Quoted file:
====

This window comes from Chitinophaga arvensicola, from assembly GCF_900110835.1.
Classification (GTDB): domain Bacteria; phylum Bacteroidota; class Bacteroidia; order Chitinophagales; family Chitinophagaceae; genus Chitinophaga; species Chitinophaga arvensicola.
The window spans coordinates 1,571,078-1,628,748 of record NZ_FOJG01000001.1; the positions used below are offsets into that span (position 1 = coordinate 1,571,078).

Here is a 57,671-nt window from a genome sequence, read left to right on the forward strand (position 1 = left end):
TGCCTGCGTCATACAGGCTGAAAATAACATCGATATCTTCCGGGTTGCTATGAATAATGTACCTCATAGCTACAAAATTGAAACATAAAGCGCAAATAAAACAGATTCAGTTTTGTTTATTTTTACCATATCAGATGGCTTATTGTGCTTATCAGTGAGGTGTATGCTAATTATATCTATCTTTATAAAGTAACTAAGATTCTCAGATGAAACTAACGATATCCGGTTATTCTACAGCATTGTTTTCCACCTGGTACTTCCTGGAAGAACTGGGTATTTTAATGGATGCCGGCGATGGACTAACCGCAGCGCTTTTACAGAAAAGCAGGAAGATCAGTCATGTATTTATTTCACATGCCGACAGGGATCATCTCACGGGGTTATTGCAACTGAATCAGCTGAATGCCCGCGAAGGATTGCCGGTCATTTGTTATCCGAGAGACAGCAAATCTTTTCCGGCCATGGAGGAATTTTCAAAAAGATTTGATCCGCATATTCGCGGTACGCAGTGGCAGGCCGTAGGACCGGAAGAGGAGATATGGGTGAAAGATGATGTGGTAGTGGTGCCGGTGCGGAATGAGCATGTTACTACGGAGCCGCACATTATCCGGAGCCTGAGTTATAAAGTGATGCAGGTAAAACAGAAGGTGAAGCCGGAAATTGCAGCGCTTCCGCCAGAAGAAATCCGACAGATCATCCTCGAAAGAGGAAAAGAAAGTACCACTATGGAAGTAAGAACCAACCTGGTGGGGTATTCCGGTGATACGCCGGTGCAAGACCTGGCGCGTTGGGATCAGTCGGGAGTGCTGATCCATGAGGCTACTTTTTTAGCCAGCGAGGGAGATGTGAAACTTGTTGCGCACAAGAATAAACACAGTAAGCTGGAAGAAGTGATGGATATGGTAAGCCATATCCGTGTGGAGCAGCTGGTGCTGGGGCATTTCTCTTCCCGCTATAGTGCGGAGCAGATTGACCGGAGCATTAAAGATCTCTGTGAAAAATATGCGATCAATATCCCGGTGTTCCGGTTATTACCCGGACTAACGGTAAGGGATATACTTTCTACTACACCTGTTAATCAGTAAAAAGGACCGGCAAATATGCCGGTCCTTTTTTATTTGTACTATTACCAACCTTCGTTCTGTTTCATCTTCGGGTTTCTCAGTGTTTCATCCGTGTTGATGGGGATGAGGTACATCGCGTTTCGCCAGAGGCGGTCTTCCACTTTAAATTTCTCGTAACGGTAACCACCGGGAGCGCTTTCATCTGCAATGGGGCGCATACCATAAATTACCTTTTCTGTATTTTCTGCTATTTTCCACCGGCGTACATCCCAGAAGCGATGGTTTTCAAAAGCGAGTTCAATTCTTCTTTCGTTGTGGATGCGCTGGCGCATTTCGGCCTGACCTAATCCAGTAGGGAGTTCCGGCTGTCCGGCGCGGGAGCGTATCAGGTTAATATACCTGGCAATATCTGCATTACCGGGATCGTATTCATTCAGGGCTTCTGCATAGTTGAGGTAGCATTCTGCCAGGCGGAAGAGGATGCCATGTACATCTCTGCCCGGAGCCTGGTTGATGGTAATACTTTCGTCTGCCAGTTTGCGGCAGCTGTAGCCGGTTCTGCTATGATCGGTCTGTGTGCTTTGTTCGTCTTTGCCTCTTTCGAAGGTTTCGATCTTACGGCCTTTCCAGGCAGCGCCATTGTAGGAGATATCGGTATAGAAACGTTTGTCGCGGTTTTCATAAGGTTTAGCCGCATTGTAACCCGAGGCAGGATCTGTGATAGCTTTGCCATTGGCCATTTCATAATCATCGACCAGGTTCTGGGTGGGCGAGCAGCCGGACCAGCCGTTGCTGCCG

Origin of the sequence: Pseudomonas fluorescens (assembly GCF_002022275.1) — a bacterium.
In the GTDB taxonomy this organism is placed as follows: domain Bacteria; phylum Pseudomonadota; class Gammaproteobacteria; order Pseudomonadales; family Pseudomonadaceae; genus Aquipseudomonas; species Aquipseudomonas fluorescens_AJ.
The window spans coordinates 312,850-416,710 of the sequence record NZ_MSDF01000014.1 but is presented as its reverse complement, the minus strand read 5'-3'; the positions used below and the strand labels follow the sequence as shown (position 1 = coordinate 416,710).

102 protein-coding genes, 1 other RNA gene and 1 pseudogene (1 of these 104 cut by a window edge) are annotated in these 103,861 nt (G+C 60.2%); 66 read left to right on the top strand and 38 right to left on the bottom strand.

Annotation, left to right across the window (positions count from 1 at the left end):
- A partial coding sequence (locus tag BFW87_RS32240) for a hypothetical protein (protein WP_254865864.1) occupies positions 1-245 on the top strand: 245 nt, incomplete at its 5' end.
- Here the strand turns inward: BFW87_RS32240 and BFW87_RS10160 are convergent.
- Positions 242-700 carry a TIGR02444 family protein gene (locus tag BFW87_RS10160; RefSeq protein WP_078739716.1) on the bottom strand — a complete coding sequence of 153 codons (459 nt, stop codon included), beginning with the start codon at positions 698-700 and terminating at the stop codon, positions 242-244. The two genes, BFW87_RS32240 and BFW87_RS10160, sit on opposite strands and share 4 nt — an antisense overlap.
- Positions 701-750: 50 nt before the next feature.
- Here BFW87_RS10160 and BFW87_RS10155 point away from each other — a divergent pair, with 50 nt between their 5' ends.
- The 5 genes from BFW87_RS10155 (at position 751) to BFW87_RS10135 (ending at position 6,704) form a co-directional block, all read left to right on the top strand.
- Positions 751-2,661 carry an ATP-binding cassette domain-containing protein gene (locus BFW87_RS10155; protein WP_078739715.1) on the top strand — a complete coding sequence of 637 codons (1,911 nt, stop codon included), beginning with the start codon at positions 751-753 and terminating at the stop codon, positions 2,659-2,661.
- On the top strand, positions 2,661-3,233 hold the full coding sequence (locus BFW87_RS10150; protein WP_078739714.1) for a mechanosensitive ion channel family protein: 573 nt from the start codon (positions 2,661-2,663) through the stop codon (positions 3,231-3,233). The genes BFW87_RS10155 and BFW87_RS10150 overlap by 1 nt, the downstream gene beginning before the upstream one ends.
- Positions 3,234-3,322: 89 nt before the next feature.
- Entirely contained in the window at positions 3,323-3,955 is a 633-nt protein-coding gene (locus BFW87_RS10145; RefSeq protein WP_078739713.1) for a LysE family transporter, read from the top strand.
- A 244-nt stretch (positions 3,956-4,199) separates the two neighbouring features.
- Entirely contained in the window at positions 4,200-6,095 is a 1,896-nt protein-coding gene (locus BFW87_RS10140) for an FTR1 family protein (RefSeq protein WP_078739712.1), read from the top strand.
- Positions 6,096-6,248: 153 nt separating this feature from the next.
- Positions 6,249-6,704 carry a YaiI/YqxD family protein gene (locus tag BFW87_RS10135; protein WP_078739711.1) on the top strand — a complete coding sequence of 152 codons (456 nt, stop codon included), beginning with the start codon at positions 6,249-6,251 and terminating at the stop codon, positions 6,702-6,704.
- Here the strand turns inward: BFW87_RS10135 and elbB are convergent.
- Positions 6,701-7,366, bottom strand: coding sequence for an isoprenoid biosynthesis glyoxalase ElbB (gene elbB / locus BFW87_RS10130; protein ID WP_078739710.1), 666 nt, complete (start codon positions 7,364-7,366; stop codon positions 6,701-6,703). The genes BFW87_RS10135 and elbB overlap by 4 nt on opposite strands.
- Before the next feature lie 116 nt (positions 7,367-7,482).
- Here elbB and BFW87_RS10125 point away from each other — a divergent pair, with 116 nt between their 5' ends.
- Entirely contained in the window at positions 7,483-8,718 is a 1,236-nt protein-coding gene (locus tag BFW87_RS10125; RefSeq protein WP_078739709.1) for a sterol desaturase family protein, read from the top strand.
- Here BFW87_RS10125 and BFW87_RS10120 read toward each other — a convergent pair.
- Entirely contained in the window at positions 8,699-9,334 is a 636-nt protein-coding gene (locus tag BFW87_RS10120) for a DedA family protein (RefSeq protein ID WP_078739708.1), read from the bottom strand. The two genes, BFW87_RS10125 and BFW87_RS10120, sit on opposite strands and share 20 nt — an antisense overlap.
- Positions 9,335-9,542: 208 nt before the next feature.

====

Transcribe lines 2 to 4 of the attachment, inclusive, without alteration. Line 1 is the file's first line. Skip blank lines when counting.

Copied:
Classification (GTDB): domain Bacteria; phylum Bacteroidota; class Bacteroidia; order Chitinophagales; family Chitinophagaceae; genus Chitinophaga; species Chitinophaga arvensicola.
The window spans coordinates 1,571,078-1,628,748 of record NZ_FOJG01000001.1; the positions used below are offsets into that span (position 1 = coordinate 1,571,078).

Here is a 57,671-nt window from a genome sequence, read left to right on the forward strand (position 1 = left end):